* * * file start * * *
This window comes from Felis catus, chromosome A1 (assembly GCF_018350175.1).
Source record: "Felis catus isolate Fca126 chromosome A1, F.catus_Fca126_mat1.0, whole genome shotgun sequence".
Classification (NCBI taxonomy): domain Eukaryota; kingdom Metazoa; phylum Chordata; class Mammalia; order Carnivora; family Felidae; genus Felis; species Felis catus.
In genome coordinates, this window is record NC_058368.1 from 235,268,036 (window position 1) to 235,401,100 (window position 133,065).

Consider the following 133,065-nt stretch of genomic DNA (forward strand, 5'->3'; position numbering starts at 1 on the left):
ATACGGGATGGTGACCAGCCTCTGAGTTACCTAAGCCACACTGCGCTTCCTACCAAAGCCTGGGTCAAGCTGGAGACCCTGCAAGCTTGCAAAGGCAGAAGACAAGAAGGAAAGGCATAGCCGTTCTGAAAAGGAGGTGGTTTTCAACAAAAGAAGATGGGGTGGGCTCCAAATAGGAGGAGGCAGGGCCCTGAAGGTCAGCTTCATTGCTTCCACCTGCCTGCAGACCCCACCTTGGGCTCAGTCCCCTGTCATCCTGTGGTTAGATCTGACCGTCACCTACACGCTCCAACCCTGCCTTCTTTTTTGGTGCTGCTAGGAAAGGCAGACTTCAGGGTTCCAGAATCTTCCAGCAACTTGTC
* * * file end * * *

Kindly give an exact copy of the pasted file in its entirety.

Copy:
This window comes from Felis catus, chromosome A1 (assembly GCF_018350175.1).
Source record: "Felis catus isolate Fca126 chromosome A1, F.catus_Fca126_mat1.0, whole genome shotgun sequence".
Classification (NCBI taxonomy): domain Eukaryota; kingdom Metazoa; phylum Chordata; class Mammalia; order Carnivora; family Felidae; genus Felis; species Felis catus.
In genome coordinates, this window is record NC_058368.1 from 235,268,036 (window position 1) to 235,401,100 (window position 133,065).

Consider the following 133,065-nt stretch of genomic DNA (forward strand, 5'->3'; position numbering starts at 1 on the left):
ATACGGGATGGTGACCAGCCTCTGAGTTACCTAAGCCACACTGCGCTTCCTACCAAAGCCTGGGTCAAGCTGGAGACCCTGCAAGCTTGCAAAGGCAGAAGACAAGAAGGAAAGGCATAGCCGTTCTGAAAAGGAGGTGGTTTTCAACAAAAGAAGATGGGGTGGGCTCCAAATAGGAGGAGGCAGGGCCCTGAAGGTCAGCTTCATTGCTTCCACCTGCCTGCAGACCCCACCTTGGGCTCAGTCCCCTGTCATCCTGTGGTTAGATCTGACCGTCACCTACACGCTCCAACCCTGCCTTCTTTTTTGGTGCTGCTAGGAAAGGCAGACTTCAGGGTTCCAGAATCTTCCAGCAACTTGTC